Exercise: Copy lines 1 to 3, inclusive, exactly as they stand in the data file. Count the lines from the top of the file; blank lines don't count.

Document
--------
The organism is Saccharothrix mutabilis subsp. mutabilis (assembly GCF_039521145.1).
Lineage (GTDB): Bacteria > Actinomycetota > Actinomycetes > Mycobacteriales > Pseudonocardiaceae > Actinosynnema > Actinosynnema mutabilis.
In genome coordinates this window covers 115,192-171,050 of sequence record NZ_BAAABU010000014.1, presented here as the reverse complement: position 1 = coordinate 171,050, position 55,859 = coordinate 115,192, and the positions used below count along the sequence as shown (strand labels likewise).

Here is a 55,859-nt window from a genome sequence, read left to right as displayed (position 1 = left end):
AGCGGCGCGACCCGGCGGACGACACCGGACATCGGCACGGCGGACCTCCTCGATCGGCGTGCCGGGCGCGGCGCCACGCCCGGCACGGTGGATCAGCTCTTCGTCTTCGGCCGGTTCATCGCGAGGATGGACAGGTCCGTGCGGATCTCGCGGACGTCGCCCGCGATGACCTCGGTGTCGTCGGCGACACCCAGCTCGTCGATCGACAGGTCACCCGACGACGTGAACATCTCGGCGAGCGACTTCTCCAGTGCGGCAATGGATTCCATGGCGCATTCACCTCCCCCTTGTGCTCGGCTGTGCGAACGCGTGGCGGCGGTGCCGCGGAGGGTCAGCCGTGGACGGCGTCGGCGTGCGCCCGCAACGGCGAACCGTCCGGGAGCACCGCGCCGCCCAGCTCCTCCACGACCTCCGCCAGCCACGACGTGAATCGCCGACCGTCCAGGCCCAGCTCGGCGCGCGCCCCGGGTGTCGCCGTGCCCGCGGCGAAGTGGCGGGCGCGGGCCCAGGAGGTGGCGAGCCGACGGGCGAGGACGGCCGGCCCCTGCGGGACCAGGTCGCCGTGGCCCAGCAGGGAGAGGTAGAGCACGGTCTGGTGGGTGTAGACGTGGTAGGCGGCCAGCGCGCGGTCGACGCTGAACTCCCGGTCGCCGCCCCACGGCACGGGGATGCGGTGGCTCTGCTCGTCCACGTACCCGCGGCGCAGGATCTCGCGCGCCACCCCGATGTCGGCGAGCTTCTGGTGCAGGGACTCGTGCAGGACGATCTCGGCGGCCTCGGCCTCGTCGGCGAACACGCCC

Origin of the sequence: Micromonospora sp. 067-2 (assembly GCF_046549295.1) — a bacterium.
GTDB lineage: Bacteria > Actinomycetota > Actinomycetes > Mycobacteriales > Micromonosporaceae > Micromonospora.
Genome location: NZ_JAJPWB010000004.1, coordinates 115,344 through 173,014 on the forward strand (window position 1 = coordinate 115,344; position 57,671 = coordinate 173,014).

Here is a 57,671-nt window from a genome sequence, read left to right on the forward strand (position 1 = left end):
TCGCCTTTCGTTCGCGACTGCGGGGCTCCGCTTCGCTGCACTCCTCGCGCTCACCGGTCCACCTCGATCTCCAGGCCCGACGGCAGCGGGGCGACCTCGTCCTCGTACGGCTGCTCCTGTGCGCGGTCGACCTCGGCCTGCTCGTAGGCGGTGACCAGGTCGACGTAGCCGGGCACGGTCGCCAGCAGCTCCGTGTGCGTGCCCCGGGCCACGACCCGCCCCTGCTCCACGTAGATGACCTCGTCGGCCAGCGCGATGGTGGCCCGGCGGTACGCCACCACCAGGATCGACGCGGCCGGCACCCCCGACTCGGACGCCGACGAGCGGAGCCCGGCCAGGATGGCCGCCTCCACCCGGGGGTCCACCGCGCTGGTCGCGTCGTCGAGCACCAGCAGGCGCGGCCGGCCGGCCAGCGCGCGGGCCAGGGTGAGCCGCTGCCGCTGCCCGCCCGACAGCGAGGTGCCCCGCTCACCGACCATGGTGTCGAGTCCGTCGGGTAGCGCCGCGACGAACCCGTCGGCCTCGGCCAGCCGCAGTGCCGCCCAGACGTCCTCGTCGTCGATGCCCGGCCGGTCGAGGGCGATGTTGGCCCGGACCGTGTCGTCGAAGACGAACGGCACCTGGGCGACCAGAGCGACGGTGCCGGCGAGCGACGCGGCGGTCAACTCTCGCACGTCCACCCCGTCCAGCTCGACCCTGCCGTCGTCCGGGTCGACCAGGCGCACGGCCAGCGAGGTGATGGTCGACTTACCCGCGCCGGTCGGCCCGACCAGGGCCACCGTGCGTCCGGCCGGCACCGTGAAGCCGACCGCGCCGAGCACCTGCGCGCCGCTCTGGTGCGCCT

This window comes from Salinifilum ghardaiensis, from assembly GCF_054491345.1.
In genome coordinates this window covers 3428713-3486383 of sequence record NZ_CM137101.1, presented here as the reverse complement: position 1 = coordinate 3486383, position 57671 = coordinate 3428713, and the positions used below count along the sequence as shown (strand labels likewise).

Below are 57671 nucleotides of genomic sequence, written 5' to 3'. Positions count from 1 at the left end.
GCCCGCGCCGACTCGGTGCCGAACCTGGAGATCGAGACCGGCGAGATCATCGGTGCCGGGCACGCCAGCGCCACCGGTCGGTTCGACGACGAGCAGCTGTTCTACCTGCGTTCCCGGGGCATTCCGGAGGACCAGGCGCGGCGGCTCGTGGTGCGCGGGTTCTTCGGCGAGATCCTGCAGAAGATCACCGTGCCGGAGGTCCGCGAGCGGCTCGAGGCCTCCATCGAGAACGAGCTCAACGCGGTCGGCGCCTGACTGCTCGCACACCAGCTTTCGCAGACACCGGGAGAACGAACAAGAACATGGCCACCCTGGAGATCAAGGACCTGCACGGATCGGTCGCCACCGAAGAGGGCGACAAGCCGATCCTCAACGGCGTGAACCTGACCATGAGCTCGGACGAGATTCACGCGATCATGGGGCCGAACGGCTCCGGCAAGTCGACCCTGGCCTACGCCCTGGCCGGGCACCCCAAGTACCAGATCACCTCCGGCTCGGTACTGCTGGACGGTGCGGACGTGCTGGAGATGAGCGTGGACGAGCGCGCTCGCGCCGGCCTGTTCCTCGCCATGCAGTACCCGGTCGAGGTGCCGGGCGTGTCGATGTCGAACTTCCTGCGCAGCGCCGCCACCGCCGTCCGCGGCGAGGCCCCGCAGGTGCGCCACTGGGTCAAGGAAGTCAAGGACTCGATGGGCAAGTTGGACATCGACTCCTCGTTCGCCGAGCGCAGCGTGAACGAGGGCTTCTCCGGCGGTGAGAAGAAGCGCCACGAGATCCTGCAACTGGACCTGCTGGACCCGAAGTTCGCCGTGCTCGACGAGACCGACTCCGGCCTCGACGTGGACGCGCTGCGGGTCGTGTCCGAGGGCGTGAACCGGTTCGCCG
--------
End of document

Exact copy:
The organism is Saccharothrix mutabilis subsp. mutabilis (assembly GCF_039521145.1).
Lineage (GTDB): Bacteria > Actinomycetota > Actinomycetes > Mycobacteriales > Pseudonocardiaceae > Actinosynnema > Actinosynnema mutabilis.
In genome coordinates this window covers 115,192-171,050 of sequence record NZ_BAAABU010000014.1, presented here as the reverse complement: position 1 = coordinate 171,050, position 55,859 = coordinate 115,192, and the positions used below count along the sequence as shown (strand labels likewise).